It was quarterfinals day in men’s hockey, and it was marked by a major shocker from Finland as they bounced the host Russians out of the playoffs with a 3-1 win. The loss will likely resonate for some time to come with Team Russia, which was unable to overcome several obstacles. The Finns head for a semifinal matchup with Sweden, who ended Slovenia’s impressive run with a 5-0 result.

Meanwhile, the Americans got goals from five different forwards in their 5-2 win over the Czechs. They’ll face off in the other semifinal against archrivals and defending Olympic champions Canada, which needed a late goal from Shea Weber to finally vanquish Latvia in a tight 2-1 decision

Two more Canadian squads advanced onward as well today – in curling. The Canadian men and women will both be playing in their respective gold medal matches; the women tomorrow, the men on Friday…

Out of competition, the Sochi Polar Bear was in a sad mood following Russia’s exit from the men’s hockey playoffs…

Meryl Davis and Charlie White became the latest U.S. Olympians to earn themselves a Kellogg’s Corn Flakes box

And figure skaters in men’s, women’s, and pairs’ disciplines are preparing to have the option of using vocal music with lyrics for their programs

MEDAL COUNT – Feb. 19
(Country – Gold/Silver/Bronze – Total Medals)

1. Norway – 9/4/7 – 20
2. Germany – 8/3/4 – 15
3. United States – 7/5/11 – 23
4. Russia – 6/9/7 – 22
5. Netherlands – 6/7/9 – 22
6. Switzerland – 6/3/1 – 10
7. Canada – 5/9/4 – 18
8. Belarus – 5/0/1 – 6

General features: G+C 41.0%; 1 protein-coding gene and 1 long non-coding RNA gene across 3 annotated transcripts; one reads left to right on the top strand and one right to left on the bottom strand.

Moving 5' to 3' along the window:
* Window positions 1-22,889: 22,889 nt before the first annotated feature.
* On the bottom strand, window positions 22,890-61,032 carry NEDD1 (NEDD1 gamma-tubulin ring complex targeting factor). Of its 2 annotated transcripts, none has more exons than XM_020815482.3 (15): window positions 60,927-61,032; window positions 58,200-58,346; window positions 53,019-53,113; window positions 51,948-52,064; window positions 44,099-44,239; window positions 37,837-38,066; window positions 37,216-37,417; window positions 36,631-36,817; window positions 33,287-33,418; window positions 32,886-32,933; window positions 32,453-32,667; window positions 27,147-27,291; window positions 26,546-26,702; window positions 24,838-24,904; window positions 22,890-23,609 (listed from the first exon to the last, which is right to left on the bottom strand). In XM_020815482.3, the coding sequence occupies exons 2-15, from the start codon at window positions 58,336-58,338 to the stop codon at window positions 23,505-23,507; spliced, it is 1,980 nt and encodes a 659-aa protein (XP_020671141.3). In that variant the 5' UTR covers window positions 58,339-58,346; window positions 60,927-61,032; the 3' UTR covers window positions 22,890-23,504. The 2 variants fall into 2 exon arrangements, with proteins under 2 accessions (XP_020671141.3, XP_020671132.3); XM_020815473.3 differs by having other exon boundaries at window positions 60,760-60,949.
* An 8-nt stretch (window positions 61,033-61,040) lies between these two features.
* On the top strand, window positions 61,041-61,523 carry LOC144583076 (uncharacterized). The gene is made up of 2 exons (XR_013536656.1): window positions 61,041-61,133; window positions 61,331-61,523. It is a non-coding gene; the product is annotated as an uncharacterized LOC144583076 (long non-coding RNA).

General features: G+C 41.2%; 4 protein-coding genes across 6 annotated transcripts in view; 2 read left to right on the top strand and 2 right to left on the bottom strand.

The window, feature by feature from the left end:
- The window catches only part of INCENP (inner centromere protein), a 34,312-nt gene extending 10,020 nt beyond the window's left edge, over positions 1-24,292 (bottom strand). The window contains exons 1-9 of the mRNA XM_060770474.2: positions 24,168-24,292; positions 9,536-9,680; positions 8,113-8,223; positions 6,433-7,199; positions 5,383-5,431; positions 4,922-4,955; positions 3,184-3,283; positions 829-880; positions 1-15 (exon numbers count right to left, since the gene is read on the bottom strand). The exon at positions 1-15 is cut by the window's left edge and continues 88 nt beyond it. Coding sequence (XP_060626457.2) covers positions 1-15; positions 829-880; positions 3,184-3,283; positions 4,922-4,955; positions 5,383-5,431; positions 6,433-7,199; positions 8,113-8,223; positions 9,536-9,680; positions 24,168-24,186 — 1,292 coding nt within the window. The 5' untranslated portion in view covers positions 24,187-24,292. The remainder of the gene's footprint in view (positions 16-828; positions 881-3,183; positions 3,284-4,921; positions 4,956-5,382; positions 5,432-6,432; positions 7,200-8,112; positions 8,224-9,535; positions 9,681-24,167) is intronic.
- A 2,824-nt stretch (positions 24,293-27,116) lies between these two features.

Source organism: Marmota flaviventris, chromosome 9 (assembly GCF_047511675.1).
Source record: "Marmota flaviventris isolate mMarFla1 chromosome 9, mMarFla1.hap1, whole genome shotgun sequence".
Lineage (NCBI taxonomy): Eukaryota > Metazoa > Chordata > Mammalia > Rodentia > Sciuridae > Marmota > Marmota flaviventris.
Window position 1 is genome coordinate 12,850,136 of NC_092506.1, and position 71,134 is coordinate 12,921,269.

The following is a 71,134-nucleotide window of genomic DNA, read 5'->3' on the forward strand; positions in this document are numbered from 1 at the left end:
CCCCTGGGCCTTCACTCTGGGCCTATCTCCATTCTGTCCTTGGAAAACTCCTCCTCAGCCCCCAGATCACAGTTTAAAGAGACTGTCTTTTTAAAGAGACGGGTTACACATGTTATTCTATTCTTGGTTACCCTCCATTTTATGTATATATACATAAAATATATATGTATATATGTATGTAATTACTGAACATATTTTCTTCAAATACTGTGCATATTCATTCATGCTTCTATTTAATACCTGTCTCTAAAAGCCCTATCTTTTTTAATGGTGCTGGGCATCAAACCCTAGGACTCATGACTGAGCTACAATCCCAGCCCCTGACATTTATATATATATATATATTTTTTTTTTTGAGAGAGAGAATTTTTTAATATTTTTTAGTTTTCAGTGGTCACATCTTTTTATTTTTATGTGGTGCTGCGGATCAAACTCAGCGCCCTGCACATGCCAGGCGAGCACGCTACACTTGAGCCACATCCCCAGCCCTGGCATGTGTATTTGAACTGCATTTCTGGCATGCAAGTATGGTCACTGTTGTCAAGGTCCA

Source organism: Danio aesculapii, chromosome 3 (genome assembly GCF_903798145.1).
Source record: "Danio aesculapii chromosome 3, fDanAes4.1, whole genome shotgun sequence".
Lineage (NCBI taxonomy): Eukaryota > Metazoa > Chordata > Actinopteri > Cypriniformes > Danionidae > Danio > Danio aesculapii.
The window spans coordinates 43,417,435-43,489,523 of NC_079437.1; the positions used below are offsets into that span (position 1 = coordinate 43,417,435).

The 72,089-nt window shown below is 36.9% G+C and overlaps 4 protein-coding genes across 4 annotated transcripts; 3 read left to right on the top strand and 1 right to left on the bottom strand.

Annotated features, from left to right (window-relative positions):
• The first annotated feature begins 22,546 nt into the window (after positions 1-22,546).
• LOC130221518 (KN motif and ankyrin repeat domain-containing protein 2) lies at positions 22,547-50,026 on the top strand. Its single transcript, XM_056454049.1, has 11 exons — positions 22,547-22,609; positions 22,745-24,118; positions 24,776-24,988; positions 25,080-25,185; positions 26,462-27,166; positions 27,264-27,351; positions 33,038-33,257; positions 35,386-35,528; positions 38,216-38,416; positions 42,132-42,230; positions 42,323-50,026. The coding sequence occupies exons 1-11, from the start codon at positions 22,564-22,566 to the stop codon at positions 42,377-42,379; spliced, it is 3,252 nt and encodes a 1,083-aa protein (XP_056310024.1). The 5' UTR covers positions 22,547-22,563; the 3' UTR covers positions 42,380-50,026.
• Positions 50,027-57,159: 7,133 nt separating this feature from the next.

9. Poland – 4/0/0 – 4
10. France – 3/2/6 – 11
11. China – 3/2/1 – 6
12. Austria – 2/6/1 – 9
13. Sweden – 2/5/4 – 11
14. Czech Republic – 2/4/2 – 8
15. Slovenia – 2/1/4 – 7
16. Korea – 2/1/1 – 4
17. Japan – 1/4/2 – 7
18. Finland – 1/3/0 – 4
19. Great Britain – 1/0/1 – 2
20. Slovakia – 1/0/0 – 1
21. Italy – 0/2/5 – 7
22. Australia – 0/2/1 – 3
23. Latvia – 0/1/2 – 3
24. Croatia – 0/1/0 – 1
T-25. Kazakhstan – 0/0/1 – 1
T-25. Ukraine – 0/0/1 – 1

USOC CEO Scott Blackmun diagnosed with prostate cancer

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COLORADO SPRINGS, Colo. (AP) — Scott Blackmun, the CEO of the U.S. Olympic Committee, has been diagnosed with prostate cancer and will not travel to South Korea for the PyeongChang Olympic Opening Ceremony.

The 60-year-old executive sent an email to staff Monday notifying them of his diagnosis and said he would have surgery later this week.

Blackmun is beginning his ninth year as the USOC’s leader.

He said physicians recommended he start treatment as soon as possible, and the treatment could prevent him from traveling to PyeongChang at all.

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Joss Christensen left off Olympic team; full U.S. freestyle skiing roster

Joss Christensen
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Joss Christensen, who led a U.S. ski slopestyle podium sweep in Sochi, was left off the 29-athlete team for PyeongChang on Monday.

Christensen attempted to come back from a May ACL tear (with meniscus damage) but was unable to finish on the podium in any of the Olympic qualifiers.

Here’s the full roster:

Aerials
Ashley Caldwell — 2010, 2014 Olympian
Kiley McKinnon
Madison Olsen
Mac Bohonnon — 2014 Olympian
Jonathon Lillis
Eric Loughran

Halfpipe